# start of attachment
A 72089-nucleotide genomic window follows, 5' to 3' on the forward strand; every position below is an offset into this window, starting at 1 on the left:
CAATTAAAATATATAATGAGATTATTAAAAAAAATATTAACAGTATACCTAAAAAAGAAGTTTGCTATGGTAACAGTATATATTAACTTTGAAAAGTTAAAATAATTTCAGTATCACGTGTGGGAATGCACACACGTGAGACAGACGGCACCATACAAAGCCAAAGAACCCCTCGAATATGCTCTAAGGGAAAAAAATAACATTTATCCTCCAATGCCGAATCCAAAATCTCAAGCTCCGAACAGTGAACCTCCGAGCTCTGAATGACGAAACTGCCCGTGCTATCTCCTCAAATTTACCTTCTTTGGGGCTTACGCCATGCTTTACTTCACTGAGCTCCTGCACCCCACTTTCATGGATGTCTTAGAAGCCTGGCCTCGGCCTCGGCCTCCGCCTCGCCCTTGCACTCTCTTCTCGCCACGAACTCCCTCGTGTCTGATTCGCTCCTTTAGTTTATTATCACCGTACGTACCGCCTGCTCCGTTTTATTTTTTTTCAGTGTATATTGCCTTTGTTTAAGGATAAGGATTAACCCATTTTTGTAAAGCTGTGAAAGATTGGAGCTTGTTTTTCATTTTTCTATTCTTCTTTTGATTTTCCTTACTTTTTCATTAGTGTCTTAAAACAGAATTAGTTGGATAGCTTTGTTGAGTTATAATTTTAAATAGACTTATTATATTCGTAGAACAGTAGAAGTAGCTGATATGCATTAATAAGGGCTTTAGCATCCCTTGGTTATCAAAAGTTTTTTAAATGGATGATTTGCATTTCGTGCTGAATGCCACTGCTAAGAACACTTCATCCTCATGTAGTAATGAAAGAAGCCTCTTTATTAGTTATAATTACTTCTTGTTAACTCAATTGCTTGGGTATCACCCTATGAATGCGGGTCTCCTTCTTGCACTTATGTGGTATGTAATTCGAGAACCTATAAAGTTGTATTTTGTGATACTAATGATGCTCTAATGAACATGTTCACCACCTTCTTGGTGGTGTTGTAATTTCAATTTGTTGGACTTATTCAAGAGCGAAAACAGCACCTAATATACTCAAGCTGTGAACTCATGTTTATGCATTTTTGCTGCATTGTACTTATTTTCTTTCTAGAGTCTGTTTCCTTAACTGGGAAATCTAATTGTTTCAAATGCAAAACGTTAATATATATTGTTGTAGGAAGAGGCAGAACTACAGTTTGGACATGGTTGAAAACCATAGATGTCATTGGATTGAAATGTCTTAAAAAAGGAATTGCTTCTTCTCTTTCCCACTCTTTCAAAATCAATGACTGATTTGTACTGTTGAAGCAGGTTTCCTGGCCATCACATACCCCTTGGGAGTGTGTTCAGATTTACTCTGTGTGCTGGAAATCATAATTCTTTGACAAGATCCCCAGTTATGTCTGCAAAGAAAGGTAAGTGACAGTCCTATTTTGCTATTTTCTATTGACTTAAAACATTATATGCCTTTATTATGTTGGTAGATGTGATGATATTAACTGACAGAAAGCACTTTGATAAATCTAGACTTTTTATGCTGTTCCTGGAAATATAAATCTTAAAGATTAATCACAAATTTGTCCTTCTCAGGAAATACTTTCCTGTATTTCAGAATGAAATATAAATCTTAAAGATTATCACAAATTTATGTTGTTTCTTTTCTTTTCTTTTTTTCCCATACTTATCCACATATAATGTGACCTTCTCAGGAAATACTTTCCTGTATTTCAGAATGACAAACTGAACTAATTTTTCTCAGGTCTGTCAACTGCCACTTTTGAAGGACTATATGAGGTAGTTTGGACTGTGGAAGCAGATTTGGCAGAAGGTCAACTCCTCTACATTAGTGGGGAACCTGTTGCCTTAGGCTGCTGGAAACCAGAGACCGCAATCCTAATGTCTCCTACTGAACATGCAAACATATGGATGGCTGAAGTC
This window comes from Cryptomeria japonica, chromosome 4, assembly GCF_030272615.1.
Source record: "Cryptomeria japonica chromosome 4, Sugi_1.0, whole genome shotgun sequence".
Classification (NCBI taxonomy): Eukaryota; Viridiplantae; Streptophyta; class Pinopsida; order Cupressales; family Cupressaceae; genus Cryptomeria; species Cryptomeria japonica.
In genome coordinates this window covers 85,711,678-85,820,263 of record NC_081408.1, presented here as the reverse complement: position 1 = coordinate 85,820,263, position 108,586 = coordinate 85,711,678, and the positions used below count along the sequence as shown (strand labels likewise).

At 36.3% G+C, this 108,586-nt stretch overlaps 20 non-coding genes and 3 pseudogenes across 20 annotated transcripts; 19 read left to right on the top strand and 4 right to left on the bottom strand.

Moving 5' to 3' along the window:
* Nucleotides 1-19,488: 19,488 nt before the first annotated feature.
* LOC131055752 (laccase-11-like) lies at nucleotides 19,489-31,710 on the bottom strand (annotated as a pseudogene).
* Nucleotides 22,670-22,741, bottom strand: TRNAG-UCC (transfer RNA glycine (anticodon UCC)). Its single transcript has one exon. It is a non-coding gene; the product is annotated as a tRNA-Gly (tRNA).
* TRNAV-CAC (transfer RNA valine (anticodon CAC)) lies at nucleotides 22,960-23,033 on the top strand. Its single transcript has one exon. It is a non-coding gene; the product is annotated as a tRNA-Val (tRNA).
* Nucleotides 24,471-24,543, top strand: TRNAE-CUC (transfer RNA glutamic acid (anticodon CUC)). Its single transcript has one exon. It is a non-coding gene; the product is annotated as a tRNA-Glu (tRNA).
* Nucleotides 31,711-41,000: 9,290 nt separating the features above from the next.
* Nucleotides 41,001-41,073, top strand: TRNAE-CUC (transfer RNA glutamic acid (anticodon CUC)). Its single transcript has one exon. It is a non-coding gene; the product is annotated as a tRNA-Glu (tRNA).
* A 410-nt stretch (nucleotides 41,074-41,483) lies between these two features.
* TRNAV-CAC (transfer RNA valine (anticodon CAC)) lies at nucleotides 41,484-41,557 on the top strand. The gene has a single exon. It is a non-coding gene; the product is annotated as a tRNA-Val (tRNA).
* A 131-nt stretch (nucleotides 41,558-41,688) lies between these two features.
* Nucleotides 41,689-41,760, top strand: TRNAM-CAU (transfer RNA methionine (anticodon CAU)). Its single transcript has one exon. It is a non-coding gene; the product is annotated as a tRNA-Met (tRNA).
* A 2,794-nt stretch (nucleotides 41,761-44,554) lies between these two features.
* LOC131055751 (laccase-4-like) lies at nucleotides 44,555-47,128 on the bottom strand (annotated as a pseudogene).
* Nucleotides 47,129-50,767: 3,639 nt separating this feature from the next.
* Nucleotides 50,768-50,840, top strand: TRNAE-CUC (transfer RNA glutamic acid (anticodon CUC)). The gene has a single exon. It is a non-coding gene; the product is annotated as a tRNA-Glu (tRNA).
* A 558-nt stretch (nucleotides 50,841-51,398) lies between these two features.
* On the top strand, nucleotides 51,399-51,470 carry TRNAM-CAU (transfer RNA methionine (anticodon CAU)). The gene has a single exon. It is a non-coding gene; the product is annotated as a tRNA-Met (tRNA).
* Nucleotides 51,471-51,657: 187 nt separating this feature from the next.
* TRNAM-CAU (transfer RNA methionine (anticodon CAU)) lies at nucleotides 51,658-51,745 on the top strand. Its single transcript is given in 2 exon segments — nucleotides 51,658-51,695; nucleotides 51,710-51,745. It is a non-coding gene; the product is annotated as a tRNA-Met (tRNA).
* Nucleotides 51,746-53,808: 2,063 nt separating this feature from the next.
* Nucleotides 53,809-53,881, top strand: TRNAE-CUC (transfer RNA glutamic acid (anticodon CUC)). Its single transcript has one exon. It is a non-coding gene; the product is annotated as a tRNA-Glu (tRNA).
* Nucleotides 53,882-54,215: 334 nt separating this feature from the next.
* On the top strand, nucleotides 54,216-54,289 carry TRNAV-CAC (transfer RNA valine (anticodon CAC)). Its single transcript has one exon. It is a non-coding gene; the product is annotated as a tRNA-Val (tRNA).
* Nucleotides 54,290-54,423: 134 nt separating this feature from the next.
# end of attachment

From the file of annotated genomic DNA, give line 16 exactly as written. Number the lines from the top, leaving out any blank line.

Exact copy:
* A 410-nt stretch (nucleotides 41,074-41,483) lies between these two features.